In 2011, I moved from New York to London. I can make free video phone calls to my friends and family, and I can be home in a few hours; planes go back and forth between the two cities with the regularity and frequency of a bus schedule (if, alas, for quite a bit more than bus fare). But still: it was hard. It remains an emotional challenge to be separated from people I love back home even as I get more and more emotionally connected to a new home.
So I cannot even imagine what it must have been like for Eilis Lacey (Saoirse Ronan: The Grand Budapest Hotel, The Host). She’s not a real person — this movie is based on Colm Tóibín’s completely fictional award-winning novel — but the power of Brooklyn comes from how beautifully and how sensitively it portrays a very universal experience of countless immigrants who’ve taken long journeys to new lives and have had to come to terms with how it changes them. (And that becomes an even more universal experience, as immigration becomes a metaphor for growing up.) For Eilis, departing small-town Wexford, in Ireland, for New York City in the early 1950s, this means a multi-day sea voyage, no phone calls from home (except, maybe, in extremely rare and unusual circumstances) — certainly no Skype! — and only an occasional letter to break the homesickness.
Brooklyn had me bawling, then, from the moment when Eilis is waving goodbye from the deck of the ship taking her away, to her sister, Rose (Fiona Glascott: Veronica Guerin, Resident Evil), on the dock below. It’s a sad leave-taking, but also a hopeful one: there is no work for Eilis at home — she is a smart, ambitious young woman who dreams of becoming an accountant — but plenty available in faraway America. If there’s a future for Eilis, and she does want one, it is not in Ireland. The poignancy of being torn between two places and torn between competing desires — particularly the impossible conflict between wanting your life to change for the better while also not wanting other things to change at all! — will well up often in Brooklyn, and there are never easy answers to the conflicts. Because there aren’t any villains here, any people who are easy to scratch off Eilis’s list of people pulling her in multiple directions. A nasty, gossip-mongering shop owner (Brid Brennan: Shadow Dancer, Doctor Who) in Wexford might come close, but if Eilis is ever waiting for her decisions to be made easier by villainy on the part of, say, her frosty boss (Jessica Paré: Hot Tub Time Machine, Wicker Park) at the New York department store she works at while studying accounting, or the strict landlady (Julie Walters: Paddington, Brave) at the Brooklyn boarding house where she lives, that will never come. And movie lovers who prefer realistic characters over cartoony ones will be delighted.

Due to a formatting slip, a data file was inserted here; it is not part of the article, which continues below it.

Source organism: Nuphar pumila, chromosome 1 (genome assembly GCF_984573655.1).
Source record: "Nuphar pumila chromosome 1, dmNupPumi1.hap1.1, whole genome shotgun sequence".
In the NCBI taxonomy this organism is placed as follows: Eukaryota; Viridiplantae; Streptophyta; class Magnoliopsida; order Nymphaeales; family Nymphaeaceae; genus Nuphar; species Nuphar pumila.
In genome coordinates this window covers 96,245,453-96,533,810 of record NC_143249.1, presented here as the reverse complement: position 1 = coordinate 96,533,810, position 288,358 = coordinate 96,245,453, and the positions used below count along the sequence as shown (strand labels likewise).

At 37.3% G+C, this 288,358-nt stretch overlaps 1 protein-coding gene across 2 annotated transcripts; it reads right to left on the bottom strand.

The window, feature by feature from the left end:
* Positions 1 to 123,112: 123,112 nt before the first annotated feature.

Oh, and there won’t be any easy choices when it comes to deciding between Tony (Emory Cohen: The Gambler, The Place Beyond the Pines), the “Italian fella” she meets in New York, and Jim (Domhnall Gleeson: Ex Machina, Unbroken), the old friend she grows closer to when she returns home for what she intends to be a brief visit. They’re both decent guys who truly care for her, and whom she truly cares for as well.
I’m just saying: bring Kleenex.
(There’s funny stuff here, too! It’s not relentlessly sniffly. Walters and James DiGiacomo, as Tony’s bigmouthed little brother, provide thoroughly amusing comic relief.)
This is an extraordinary film in many ways, and many of them come back to Ronan, and her elegantly nuanced performance. The triumph and the tragedy of Eilis is that her world gets bigger, which means she has to reconsider everything about where she is and what she wants… and all of that gets communicated to us via the most subtle of changes in her facial expressions and her body language. We see Eilis grow in confidence and surety about herself, and sometimes it seems as if she is not even aware of how she is growing as a person until she is confronted with newly impossible choices. Eventually, though, even she is comfortable with the woman she has become, and it is an absolute joy to behold, especially because we have been given such a marvelous understanding of the bittersweetness of the trials that have shaped her.
viewed during the 59th BFI London Film Festival